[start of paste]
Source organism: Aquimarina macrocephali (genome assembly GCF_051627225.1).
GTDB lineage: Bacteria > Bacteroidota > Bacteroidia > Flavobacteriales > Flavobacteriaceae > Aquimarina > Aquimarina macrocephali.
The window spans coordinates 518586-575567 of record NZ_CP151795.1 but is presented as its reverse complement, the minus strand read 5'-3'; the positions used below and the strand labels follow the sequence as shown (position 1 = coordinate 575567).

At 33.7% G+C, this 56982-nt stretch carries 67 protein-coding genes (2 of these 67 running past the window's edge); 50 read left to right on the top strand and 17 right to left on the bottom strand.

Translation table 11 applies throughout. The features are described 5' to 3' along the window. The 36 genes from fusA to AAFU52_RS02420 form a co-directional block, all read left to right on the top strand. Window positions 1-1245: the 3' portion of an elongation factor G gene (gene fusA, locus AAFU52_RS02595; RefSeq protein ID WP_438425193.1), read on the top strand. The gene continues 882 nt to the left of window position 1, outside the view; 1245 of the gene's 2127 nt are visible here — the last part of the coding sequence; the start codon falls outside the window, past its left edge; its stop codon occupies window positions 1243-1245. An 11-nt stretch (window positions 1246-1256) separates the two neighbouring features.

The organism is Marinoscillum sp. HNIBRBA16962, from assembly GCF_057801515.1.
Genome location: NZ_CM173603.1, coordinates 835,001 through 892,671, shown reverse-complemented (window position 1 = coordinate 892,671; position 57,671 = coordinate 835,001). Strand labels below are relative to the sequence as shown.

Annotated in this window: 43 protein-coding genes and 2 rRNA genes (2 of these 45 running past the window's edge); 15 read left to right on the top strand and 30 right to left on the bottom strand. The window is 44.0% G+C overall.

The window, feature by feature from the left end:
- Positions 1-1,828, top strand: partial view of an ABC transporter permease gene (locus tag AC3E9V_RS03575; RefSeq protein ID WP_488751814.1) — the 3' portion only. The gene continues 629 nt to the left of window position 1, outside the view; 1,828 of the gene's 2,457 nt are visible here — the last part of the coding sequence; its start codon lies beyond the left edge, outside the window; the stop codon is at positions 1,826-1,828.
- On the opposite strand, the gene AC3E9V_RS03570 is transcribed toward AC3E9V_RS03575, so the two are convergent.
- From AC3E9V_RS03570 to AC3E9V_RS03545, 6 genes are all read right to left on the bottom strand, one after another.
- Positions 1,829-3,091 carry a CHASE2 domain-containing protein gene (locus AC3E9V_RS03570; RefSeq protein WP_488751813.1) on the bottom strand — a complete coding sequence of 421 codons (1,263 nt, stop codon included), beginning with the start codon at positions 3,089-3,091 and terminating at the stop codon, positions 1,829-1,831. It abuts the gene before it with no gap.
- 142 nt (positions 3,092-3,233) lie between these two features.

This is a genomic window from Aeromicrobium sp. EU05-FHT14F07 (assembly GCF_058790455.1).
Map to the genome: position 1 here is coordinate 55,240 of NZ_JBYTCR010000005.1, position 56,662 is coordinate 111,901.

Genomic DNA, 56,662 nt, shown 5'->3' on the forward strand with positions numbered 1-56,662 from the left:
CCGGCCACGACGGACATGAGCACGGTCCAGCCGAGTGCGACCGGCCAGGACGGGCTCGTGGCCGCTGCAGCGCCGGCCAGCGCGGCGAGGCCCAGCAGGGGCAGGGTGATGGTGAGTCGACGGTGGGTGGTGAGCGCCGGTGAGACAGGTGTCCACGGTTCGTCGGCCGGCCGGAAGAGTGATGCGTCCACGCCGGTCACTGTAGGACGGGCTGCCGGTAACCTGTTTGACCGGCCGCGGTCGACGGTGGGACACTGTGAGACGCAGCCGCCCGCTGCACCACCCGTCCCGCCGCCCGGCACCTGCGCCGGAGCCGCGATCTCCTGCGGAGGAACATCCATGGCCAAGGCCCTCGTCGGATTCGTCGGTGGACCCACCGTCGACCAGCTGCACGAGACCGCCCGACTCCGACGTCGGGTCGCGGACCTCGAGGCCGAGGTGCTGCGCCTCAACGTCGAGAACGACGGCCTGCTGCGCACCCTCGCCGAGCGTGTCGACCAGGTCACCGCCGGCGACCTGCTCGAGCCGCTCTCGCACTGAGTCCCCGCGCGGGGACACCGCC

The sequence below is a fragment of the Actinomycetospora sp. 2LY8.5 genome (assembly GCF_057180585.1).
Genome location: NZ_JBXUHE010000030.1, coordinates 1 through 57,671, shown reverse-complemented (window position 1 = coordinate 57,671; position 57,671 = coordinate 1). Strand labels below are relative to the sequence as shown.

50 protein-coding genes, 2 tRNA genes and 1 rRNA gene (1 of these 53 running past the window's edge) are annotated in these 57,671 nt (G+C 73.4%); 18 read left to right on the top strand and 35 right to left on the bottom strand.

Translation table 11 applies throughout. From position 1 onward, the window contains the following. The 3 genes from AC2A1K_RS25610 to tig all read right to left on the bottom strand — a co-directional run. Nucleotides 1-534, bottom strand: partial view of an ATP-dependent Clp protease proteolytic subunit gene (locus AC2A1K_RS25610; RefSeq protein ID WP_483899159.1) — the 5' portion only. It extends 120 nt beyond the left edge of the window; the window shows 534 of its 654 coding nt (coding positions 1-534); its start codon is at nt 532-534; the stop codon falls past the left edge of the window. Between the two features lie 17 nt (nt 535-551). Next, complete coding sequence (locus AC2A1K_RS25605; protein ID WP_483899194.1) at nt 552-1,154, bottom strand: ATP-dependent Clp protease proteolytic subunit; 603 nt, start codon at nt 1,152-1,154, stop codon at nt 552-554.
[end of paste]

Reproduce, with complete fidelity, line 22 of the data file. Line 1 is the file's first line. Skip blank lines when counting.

Translation table 11 applies throughout. From position 1 onward, the window contains the following. The 3 genes from AC2A1K_RS25610 to tig all read right to left on the bottom strand — a co-directional run. Nucleotides 1-534, bottom strand: partial view of an ATP-dependent Clp protease proteolytic subunit gene (locus AC2A1K_RS25610; RefSeq protein ID WP_483899159.1) — the 5' portion only. It extends 120 nt beyond the left edge of the window; the window shows 534 of its 654 coding nt (coding positions 1-534); its start codon is at nt 532-534; the stop codon falls past the left edge of the window. Between the two features lie 17 nt (nt 535-551). Next, complete coding sequence (locus AC2A1K_RS25605; protein ID WP_483899194.1) at nt 552-1,154, bottom strand: ATP-dependent Clp protease proteolytic subunit; 603 nt, start codon at nt 1,152-1,154, stop codon at nt 552-554.